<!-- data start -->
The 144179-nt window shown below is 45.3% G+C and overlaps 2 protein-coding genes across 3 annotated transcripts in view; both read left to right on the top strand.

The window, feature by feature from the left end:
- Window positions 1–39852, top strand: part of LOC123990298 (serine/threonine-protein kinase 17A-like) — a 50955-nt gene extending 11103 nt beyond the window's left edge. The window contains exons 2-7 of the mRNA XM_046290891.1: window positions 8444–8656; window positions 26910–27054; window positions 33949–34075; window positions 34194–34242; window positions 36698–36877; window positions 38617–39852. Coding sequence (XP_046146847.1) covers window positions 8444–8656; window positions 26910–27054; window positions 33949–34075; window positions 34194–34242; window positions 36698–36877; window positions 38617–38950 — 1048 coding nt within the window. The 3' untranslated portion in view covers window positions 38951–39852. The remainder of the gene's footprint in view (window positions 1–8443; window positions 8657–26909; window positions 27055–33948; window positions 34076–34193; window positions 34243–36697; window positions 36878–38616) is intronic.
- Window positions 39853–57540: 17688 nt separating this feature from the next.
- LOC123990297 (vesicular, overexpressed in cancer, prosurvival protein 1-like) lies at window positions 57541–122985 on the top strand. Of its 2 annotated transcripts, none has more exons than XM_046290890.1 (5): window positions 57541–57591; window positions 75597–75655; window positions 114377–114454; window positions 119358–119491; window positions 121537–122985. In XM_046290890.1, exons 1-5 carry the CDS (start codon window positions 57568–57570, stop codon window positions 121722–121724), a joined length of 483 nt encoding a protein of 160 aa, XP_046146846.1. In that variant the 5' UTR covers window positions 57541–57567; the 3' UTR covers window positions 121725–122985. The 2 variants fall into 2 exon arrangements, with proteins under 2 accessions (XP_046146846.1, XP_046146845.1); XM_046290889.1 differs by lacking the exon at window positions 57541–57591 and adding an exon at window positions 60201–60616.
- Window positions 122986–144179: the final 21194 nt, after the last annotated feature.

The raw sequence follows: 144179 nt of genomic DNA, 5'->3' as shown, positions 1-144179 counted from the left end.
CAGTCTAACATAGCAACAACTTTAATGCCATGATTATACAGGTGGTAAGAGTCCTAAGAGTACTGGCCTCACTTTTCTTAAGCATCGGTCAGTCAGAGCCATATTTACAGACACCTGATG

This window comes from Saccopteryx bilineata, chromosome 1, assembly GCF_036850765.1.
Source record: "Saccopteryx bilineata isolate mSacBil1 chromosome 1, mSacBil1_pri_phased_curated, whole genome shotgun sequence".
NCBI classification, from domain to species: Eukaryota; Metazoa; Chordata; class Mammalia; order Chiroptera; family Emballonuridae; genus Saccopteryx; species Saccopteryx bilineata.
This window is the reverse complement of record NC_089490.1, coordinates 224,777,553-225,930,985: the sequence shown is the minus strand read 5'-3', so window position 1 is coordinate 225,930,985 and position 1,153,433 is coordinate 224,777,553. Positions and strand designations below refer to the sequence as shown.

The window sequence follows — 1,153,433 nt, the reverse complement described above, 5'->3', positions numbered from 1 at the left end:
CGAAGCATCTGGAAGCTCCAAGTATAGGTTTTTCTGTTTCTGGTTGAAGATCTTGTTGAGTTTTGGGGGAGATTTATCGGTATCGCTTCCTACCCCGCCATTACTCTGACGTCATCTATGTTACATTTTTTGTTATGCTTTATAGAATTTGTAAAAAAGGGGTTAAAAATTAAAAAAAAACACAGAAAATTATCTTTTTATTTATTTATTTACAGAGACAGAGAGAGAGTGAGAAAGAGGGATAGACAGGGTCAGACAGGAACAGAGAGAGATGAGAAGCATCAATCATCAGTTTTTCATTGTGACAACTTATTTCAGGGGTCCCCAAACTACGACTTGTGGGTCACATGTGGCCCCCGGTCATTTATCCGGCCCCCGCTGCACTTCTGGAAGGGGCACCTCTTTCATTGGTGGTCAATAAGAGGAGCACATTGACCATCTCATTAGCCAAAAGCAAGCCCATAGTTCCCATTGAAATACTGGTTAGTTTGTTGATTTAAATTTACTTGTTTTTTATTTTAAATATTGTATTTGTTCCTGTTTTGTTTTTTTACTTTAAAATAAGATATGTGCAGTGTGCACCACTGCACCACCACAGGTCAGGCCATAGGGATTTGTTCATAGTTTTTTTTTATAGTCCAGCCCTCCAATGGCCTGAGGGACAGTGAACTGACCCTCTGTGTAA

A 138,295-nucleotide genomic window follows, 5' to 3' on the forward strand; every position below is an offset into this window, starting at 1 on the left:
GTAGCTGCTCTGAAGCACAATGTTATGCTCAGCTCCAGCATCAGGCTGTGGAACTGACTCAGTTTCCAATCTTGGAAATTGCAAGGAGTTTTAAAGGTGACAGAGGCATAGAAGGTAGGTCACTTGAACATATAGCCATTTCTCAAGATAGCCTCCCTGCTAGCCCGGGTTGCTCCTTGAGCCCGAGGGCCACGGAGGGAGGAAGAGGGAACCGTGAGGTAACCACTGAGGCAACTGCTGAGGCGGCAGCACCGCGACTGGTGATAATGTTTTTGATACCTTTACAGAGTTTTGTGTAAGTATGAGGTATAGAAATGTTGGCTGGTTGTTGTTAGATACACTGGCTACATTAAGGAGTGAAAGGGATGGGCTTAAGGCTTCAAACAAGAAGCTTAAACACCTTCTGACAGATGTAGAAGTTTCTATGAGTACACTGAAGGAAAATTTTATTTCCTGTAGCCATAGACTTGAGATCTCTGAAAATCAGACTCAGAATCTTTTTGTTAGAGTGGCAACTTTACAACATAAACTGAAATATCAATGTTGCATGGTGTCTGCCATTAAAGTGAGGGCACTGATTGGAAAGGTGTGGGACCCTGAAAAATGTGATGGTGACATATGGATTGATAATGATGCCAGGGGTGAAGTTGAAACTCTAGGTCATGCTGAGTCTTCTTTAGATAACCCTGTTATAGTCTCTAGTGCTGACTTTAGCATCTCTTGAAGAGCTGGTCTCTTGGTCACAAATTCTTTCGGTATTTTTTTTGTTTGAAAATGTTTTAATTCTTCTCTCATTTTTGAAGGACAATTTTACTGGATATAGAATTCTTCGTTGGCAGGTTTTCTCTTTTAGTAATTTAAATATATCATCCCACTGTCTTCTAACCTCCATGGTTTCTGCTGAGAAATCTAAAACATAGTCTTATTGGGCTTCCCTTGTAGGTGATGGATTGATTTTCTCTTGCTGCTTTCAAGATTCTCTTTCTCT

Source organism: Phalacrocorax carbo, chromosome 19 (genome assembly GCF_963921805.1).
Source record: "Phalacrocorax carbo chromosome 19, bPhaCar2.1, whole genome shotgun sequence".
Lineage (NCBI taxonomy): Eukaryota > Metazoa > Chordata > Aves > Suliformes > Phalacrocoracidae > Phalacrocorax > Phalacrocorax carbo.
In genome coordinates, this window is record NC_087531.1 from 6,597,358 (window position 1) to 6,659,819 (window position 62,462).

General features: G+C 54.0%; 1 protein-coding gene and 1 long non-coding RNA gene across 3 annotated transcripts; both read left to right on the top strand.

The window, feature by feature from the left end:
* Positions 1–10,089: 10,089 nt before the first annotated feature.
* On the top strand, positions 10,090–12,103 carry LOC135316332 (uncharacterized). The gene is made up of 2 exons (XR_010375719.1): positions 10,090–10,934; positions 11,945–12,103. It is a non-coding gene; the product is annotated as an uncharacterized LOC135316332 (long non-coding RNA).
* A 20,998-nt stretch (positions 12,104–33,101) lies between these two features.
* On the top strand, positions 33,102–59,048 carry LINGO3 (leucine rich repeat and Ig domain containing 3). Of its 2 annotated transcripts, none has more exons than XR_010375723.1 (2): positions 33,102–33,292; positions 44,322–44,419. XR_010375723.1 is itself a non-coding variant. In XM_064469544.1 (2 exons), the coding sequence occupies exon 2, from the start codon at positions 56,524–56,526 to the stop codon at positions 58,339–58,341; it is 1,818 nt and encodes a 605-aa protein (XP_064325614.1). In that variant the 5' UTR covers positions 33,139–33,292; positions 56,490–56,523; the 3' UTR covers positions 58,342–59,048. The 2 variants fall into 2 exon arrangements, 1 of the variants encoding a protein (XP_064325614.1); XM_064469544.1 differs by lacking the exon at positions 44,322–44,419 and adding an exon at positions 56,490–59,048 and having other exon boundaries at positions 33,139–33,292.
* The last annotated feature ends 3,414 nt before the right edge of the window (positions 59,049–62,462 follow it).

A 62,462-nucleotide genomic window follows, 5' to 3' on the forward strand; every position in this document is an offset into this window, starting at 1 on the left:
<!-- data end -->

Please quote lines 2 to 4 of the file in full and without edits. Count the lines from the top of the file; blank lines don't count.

The window, feature by feature from the left end:
- Window positions 1–39852, top strand: part of LOC123990298 (serine/threonine-protein kinase 17A-like) — a 50955-nt gene extending 11103 nt beyond the window's left edge. The window contains exons 2-7 of the mRNA XM_046290891.1: window positions 8444–8656; window positions 26910–27054; window positions 33949–34075; window positions 34194–34242; window positions 36698–36877; window positions 38617–39852. Coding sequence (XP_046146847.1) covers window positions 8444–8656; window positions 26910–27054; window positions 33949–34075; window positions 34194–34242; window positions 36698–36877; window positions 38617–38950 — 1048 coding nt within the window. The 3' untranslated portion in view covers window positions 38951–39852. The remainder of the gene's footprint in view (window positions 1–8443; window positions 8657–26909; window positions 27055–33948; window positions 34076–34193; window positions 34243–36697; window positions 36878–38616) is intronic.
- Window positions 39853–57540: 17688 nt separating this feature from the next.